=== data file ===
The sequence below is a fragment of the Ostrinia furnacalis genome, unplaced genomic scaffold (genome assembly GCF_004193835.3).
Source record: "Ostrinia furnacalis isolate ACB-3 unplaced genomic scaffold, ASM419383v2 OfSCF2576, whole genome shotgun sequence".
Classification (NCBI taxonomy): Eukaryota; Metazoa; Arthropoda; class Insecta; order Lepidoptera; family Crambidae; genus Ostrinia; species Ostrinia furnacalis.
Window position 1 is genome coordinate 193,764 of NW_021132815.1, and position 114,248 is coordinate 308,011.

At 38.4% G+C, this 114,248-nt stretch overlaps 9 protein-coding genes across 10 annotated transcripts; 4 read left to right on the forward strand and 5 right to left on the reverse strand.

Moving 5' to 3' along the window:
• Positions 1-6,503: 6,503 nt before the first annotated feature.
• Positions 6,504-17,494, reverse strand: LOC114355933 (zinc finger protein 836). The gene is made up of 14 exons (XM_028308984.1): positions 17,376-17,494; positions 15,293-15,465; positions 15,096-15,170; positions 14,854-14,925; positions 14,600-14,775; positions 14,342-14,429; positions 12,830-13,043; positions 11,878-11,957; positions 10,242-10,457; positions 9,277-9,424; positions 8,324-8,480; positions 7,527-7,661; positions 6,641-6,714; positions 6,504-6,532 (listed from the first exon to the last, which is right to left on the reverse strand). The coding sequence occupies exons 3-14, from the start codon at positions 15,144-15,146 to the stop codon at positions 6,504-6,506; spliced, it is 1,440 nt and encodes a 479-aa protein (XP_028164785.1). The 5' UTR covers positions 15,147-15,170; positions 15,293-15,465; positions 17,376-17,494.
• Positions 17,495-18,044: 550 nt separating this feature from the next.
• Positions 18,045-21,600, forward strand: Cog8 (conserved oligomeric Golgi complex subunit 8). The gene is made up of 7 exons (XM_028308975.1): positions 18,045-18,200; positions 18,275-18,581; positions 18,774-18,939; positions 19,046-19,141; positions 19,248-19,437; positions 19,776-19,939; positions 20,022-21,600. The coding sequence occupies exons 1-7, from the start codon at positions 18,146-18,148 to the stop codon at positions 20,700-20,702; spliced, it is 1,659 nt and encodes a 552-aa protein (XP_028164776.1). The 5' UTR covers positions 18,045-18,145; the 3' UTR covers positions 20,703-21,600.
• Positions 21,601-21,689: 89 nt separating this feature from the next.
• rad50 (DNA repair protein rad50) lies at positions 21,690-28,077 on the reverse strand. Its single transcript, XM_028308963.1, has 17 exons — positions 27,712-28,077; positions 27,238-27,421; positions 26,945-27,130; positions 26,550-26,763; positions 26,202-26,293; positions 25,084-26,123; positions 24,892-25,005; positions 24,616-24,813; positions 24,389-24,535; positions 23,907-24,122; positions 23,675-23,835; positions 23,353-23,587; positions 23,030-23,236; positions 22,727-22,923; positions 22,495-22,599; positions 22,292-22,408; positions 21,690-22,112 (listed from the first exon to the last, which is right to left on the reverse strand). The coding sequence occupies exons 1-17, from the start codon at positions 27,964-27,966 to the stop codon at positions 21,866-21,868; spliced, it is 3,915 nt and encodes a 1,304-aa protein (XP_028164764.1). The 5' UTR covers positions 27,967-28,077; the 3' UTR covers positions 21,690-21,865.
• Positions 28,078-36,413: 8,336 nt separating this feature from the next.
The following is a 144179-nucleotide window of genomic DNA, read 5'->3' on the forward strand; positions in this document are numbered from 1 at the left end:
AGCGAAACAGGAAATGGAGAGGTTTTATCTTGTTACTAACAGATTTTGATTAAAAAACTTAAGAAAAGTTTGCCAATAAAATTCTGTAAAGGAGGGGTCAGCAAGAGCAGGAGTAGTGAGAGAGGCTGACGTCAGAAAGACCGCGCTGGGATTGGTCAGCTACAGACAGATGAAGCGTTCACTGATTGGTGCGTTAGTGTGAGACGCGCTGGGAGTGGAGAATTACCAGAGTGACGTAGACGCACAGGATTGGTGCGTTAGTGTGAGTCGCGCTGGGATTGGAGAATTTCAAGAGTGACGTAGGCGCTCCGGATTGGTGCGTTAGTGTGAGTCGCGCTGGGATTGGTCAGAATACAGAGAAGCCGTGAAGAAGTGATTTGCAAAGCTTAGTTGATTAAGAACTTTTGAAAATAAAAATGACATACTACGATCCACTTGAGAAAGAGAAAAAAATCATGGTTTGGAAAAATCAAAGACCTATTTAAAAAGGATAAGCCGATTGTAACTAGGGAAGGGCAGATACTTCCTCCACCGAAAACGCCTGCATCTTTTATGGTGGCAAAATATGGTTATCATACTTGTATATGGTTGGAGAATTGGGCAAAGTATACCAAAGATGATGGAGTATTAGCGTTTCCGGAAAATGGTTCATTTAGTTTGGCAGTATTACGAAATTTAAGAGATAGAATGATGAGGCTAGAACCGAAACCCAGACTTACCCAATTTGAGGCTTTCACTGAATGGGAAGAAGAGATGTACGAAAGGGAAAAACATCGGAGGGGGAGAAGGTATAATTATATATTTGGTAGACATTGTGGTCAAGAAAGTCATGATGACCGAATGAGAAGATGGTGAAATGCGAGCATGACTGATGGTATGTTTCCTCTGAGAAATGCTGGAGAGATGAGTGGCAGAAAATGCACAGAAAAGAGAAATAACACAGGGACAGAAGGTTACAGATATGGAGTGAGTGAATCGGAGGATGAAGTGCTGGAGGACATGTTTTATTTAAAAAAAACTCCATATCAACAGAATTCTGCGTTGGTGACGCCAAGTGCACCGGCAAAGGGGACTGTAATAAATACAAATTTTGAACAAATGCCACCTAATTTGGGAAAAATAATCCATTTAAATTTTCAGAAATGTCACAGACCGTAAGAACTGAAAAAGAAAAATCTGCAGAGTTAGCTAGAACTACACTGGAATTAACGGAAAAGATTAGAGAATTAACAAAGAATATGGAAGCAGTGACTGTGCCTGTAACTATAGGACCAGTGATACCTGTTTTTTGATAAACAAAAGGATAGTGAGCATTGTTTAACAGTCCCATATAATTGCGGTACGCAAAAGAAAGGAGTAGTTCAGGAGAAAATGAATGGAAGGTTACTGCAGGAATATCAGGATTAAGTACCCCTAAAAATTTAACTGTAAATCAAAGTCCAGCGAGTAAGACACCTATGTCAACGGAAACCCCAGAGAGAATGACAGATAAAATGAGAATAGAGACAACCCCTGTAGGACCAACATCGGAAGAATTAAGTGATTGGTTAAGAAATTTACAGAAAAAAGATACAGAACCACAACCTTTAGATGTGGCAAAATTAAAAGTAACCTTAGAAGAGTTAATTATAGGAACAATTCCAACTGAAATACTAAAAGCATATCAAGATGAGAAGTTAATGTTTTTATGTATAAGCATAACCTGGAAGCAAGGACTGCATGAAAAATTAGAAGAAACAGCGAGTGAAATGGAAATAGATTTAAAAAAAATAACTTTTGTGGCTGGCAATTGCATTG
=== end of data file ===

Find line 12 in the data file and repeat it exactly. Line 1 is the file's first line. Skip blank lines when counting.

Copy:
• rad50 (DNA repair protein rad50) lies at positions 21,690-28,077 on the reverse strand. Its single transcript, XM_028308963.1, has 17 exons — positions 27,712-28,077; positions 27,238-27,421; positions 26,945-27,130; positions 26,550-26,763; positions 26,202-26,293; positions 25,084-26,123; positions 24,892-25,005; positions 24,616-24,813; positions 24,389-24,535; positions 23,907-24,122; positions 23,675-23,835; positions 23,353-23,587; positions 23,030-23,236; positions 22,727-22,923; positions 22,495-22,599; positions 22,292-22,408; positions 21,690-22,112 (listed from the first exon to the last, which is right to left on the reverse strand). The coding sequence occupies exons 1-17, from the start codon at positions 27,964-27,966 to the stop codon at positions 21,866-21,868; spliced, it is 3,915 nt and encodes a 1,304-aa protein (XP_028164764.1). The 5' UTR covers positions 27,967-28,077; the 3' UTR covers positions 21,690-21,865.